International Writers Magazine:Money: Too tight to mention
be it from me to impugn the integrity of the French banking establishment,
but something about the story of one trader single-handedly causing
€5billion inlosses to Société Générale
stinks like a Camembert cheese that was left out in the sun too
Kerviel hero for our times?
I have some clerical
experience working for banking houses, but my real experience in business
derives from the many years that I worked as a designer for Fifth Avenue
accessory houses. These companies were bloody, infected corpses of sloth
and corruption in a dying industry, and its no surprise that the
industry eventually went extinct in this country. Nevertheless, I was
in the creative end of things, and I reveled in my job, which was as
interesting as any job you could ever hope to get in New York.
My last job in accessories lasted 12 years, before the industry finally
went belly-up. It was for a place Ill call Wen-Dell Creations.Once
there was a fire in the factory office, caused by a manager who was
a chain smoker. He emptied his ashtray into a wastebasket and left for
the night, leaving a smoldering cigarette in the rubbish.
When we arrived the next morning we found the door to the factory broken
down by the fire department. The office was a waterlogged wreck. The
bosses immediately sprang into action, dragging every piece of redundant
overstock merchandise in the factory into the office and soaking it
with buckets of water before the insurance adjuster arrived. They claimed
that the merchandise had been damaged by the fire hoses and eventually
collected full compensation for useless boxes of belts and racks of
raggedy dresses. The manager who caused the fire even got a bonus out
of the insurance proceeds ha-ha!
Now, if you believe that one trader, Jérôme Kerviel, could
single-handedly lose €5billion, I salute you. But between the time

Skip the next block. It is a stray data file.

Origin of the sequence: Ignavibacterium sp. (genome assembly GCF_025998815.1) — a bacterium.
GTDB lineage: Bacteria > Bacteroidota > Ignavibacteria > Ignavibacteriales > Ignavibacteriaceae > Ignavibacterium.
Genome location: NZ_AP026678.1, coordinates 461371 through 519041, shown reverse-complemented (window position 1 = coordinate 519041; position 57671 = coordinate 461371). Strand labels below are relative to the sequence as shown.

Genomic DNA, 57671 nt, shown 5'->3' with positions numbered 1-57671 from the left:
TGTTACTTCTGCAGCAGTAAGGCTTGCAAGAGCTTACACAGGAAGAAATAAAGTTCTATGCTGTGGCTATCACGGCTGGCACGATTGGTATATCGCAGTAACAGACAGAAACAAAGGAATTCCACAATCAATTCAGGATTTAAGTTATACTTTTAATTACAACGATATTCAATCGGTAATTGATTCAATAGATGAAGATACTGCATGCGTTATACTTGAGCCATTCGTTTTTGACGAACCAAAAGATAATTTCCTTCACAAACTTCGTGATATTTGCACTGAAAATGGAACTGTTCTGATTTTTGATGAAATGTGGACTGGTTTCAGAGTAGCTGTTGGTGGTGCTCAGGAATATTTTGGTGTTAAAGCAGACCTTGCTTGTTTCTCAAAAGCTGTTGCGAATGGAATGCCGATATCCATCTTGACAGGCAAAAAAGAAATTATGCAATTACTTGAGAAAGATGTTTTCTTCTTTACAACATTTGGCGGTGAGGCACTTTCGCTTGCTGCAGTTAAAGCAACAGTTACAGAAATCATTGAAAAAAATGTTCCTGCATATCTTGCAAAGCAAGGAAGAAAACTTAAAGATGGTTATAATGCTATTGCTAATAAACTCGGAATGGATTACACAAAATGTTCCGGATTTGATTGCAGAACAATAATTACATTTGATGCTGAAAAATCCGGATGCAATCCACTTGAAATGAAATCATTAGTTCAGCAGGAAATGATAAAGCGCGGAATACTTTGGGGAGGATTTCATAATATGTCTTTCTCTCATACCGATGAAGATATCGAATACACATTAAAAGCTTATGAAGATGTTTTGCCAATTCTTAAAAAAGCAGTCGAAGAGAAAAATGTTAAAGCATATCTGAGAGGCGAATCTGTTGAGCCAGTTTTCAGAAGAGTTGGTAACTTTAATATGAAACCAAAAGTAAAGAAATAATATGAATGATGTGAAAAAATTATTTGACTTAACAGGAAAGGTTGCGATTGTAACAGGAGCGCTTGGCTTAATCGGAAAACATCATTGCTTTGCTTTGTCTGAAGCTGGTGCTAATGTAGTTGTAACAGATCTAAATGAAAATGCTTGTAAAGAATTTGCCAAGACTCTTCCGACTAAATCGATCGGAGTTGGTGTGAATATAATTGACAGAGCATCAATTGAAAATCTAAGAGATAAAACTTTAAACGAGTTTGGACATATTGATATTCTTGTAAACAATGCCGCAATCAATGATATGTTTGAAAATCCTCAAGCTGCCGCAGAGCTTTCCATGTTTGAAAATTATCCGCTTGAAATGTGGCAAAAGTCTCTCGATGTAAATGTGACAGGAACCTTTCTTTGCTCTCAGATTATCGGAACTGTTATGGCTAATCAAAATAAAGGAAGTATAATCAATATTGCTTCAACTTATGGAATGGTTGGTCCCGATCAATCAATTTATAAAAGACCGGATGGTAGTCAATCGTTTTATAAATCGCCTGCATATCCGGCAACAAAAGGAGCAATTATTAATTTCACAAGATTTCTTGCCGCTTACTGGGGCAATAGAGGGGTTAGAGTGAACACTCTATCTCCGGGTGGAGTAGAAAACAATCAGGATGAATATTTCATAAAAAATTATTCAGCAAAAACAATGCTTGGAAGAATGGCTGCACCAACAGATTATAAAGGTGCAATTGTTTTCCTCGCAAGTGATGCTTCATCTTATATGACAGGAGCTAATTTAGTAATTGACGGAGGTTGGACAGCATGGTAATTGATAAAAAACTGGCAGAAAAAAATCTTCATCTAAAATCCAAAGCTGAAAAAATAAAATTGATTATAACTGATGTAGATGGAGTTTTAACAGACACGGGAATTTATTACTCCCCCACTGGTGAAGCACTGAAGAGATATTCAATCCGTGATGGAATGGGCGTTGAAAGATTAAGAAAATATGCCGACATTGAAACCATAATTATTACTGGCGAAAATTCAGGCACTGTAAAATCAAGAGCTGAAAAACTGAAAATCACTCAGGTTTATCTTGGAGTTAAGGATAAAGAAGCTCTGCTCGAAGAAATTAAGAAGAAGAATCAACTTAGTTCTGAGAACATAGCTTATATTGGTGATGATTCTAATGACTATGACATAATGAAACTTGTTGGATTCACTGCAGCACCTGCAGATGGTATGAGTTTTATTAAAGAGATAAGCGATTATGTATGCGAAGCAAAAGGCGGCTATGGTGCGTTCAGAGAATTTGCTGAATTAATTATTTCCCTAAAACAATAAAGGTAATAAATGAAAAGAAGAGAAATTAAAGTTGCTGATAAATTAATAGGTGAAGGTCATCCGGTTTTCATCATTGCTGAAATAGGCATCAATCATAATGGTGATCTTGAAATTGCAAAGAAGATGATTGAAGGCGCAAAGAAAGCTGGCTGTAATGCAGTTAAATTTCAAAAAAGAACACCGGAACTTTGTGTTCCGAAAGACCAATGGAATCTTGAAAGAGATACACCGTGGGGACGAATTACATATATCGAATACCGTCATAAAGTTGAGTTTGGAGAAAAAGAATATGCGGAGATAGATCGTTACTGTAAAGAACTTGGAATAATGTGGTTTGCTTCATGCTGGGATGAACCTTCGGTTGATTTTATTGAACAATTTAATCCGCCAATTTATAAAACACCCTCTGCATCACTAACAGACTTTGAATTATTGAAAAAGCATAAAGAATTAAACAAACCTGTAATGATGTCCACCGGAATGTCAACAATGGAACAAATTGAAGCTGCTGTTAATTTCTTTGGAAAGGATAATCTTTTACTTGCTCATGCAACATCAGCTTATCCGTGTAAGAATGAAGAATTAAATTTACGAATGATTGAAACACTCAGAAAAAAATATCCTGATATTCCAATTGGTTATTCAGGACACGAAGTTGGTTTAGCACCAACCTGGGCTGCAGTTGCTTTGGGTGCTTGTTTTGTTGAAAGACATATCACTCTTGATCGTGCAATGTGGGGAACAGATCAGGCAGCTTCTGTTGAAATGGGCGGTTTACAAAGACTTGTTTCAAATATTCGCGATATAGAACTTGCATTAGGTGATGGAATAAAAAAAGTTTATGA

that the initial trading irregularities were discovered and the time
that French regulators were called in several days elapsed, including
Black Monday, Jan. 21, when Société Générale
liquidated a lot of the positions he had taken in equity based derivatives,
in order to stem the losses they claim.
Would it be stretching the readers credulity too far to suggest
that, knowing there was going to be a scandal involving losses in the
billions anyway, the banks officers decided to throw in whatever
sundry odds and ends happened to be laying about and then let Kerviel
take the fall for the entire mess?
That is presumably the argument his lawyers will advance when the affair
is eventually adjudicated in court. Kerviel is undoubtedly guilty of
losing money in unauthorized trading, but when he receives his long
jail term, he will most assuredly be taking the fall for every mistake
the bank has made in the last few years, or I will eat my beret.
French banking is a wondrous process to behold, like the time the historic
Crédit Lyonnais building in central Paris mysteriously burned
to the ground, like the Reichstag, after it had been discovered that
the government-owned bank was being used as a cash cow for establishment
politicians, who had received massive loans which were then
forgiven. Or Eurotunnel, whose investors have never received so much
as a centime on their investment despite the fact that it has been operating
at capacity for over ten years. (On the freight side)
I certainly would not have the audacity to compare SocGen board chairman
Daniel Bouton, former ENArque and chef du cabinet of conservative prime
minister Alain Juppé, to a sleazy New York garment industry company
owner. But human nature being what it is, its entirely conceivable
that when the opportunity presented itself to get rid of some dogs he
was stuck with in the general hysteria of mass selling that took place
last Monday, he possibly availed himself of it.
As for Mr. Kerviel, he can be glad that Devils Island no longer
exists as a prison, and that the years he will spend breaking rocks
while his former colleagues are discussing the comparatives merits of
Bordeaux and Beaujolais wines will be spent in a more temperate climate.
Just what I said. The following is reprinted from Le Monde de
Les avocats de Jérôme Kerviel, Mes Elisabeth Meyer et Christian
Charrière-Bournazel ont dénoncé "les conditions
volontairement précipitées et tout à fait anormales"
dans lesquelles la banque "a liquidé des positions qui auraient
pu se redresser avec le temps". Parlant du "scandale de la
Société Générale" et dénonçant
le "lynchage médiatique" de leur client, les deux avocats
ont accusé le PDG de la Société Générale
Daniel Bouton d'avoir "taxé" Jérôme Kerviel
"de fraude" et de l'avoir "livré aux chiens".
Selon eux, leur client "qui a été formé par
la banque à faire du profit, n'a commis aucune malhonnêteté
et n'a pas détourné un seul centime et n'a profité
d'aucune manière des biens de la banque". "En s'acharnant
sur Jérôme Kerviel, la banque croit pouvoir élever
un écran de fumée qui détournerait l'attention
du public de pertes beaucoup plus substantielles qu'elle a accumulées
ces derniers mois, notamment dans l'invraisemblable équipée
des subprimes", ont-ils encore déclaré.
Borok Jan 28th 2008
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